In addition to the above parks, at present, there are four agricultural park locations, such as Sidama in the South, Bure in Afar Region, Batu in Amhara Region and Humera in Tigray Region, to speed up the industrialization process. These are the first agro-business parks bringing massive farmers together.
Kebire Enterprises is vertically integrated company beginning from the farm and all the way to the final product. What would you say are the competitive advantages of vertical integration?
Most West African countries, like Côte d’Ivoire, Mali and at present Uganda, are selling top quality cotton. In my enterprise, $1.60 cotton can be processed to a $15.50 garment. The production process is an opportunity for massive employment and the country benefits tenfold. The enterprise benefits from sales margins as well. The textile business is very competitive. Hence, the government is promoting value-addition.
Your export share on total year production is about 70%. What are your biggest markets and what other international expansion plans do you have?
Our major markets are Europe and the USA. Africa is a very lucrative market, but Ethiopia’s spillover effect is making only a slight difference. Good governance and government commitment of other African countries is a major prerequisite for regional trade. Hence, although there’s a huge potential, we haven’t extended our market in Africa. Nevertheless, we are planning to extend our markets to Canada and Australia.
What would you highlight as milestones achieved in your 15 years of existence?
Our 2013 vision was to be the best factory in East Africa, and that was accomplished. By 2017, we want to be the most preferred factory in Africa and we are on the right track. Two of our managers are heading to Las Vegas. We feel we are successful and the young Ethiopian people are leading it.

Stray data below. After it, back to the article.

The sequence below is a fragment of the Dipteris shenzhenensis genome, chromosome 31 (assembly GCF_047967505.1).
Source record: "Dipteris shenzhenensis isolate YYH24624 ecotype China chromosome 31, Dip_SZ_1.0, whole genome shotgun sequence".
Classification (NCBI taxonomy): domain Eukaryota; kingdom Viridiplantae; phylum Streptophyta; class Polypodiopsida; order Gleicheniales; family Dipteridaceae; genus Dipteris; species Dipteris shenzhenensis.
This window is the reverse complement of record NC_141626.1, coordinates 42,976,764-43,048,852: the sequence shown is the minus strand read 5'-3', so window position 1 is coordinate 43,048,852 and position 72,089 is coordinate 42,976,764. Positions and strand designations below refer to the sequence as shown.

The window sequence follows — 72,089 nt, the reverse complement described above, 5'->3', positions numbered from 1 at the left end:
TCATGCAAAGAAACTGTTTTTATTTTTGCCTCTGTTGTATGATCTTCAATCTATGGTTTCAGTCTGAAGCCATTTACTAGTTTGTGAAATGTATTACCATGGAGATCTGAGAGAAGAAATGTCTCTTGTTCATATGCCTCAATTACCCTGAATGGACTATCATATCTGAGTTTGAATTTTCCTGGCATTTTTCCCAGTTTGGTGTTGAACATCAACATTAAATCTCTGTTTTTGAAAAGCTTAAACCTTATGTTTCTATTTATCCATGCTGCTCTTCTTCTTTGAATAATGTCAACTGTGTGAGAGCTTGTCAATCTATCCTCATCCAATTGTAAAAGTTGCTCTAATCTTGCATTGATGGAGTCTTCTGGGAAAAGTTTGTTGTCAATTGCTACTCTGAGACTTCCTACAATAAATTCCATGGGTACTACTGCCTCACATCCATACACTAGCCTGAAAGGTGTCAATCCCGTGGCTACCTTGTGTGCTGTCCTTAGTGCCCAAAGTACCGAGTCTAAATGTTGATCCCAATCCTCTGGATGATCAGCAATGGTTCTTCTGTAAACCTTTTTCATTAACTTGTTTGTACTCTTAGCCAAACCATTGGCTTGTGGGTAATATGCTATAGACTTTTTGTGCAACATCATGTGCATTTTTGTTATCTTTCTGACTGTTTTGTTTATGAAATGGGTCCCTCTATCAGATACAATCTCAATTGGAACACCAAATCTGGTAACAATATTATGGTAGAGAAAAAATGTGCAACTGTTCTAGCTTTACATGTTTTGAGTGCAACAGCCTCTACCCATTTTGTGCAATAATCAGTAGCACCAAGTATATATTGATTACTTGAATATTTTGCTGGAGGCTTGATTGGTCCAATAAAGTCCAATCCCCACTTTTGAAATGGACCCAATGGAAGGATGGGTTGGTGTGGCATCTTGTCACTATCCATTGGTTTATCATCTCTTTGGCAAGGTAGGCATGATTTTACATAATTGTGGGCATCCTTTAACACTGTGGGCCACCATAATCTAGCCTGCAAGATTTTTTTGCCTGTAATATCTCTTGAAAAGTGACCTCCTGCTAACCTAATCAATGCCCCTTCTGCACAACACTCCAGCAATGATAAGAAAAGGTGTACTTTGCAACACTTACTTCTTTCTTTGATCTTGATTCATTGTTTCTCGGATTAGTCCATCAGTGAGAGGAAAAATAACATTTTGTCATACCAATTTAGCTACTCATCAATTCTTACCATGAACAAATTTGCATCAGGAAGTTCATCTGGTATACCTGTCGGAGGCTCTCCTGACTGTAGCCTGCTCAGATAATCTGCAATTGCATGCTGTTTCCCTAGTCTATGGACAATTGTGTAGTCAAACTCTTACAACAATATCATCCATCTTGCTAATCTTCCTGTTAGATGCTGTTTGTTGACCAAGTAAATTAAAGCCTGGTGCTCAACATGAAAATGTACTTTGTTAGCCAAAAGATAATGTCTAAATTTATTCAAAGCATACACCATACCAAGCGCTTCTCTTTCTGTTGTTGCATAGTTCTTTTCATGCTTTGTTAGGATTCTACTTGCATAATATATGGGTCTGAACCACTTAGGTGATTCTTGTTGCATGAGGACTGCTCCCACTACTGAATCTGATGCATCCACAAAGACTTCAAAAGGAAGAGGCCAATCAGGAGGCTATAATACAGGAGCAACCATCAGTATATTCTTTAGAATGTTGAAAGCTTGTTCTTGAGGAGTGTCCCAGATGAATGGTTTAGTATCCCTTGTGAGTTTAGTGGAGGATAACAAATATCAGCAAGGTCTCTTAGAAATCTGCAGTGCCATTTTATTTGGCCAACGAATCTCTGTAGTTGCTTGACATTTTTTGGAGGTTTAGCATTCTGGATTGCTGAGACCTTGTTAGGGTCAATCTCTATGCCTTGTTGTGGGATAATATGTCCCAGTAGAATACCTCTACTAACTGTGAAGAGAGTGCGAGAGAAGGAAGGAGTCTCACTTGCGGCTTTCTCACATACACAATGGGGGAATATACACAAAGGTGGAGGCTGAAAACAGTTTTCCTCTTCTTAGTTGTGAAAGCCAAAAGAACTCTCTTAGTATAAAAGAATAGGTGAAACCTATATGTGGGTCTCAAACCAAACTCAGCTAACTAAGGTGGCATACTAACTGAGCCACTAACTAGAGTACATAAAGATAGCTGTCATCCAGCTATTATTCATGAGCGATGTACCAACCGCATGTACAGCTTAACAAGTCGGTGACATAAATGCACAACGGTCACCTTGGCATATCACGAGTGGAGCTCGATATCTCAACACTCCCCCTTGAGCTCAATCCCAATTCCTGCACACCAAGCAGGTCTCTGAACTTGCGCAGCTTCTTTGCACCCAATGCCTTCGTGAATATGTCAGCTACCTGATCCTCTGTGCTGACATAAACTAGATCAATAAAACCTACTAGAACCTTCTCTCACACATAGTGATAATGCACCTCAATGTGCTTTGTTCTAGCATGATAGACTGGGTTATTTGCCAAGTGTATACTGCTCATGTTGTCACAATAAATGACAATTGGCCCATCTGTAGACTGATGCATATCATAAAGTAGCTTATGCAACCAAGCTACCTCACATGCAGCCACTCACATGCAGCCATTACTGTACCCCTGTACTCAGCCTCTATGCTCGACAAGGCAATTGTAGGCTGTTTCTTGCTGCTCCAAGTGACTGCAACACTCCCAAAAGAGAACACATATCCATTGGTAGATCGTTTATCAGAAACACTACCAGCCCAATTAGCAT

What would you say was the key to the achievement of 2013 vision and what would be the key to accomplishing your vision for 2017?
We prioritize human resource development. We worked with different developmental partners from Germany and the UK in capacity building, and our success is evident in our production capability. Six to seven years ago, we were producing 20,000 pieces per month. Currently, we are producing the same amount per day. Besides, our development partners played a great role in linking us to the right markets and credit network.
Furthermore, our market approach and attitude is customer oriented. We work closely with our customers with an eye on their preferences. Our participation in trade fairs and conferences has contributed to our knowledge base and expanding our network. Our own leadership schemes coupled with our well-coordinated and result-oriented planning made a huge impact as well. These are the keys to our market growth.
You are working with Primark, Tesco and George from the UK, and according to the figures in 2013 the UK accounted for 10% of exports. How important is the UK market to Kebire nowadays?
We do have reservations in mentioning who we are working with; as in some cases it’s not yet full scale. But we are focusing on the UK and Germany as part of Europe and as well in the US. We are a registered supplier of H&M.
What has been your greatest challenge leading your company and the industry and how did you overcome it?
Ever since I graduated, I was active in various industrial sectors. Educated in both natural and social sciences, I worked in finance, management, and business administration, and not to mention chemistry. I have been also active in government sectors such as public enterprise restructuring. Additionally, I partook in business development with Coca-Cola Africa in Ethiopia and Eritrea. I also worked on power projects, and my journey finally brought me to the textile and garment industry. And this is where I met my greatest challenge.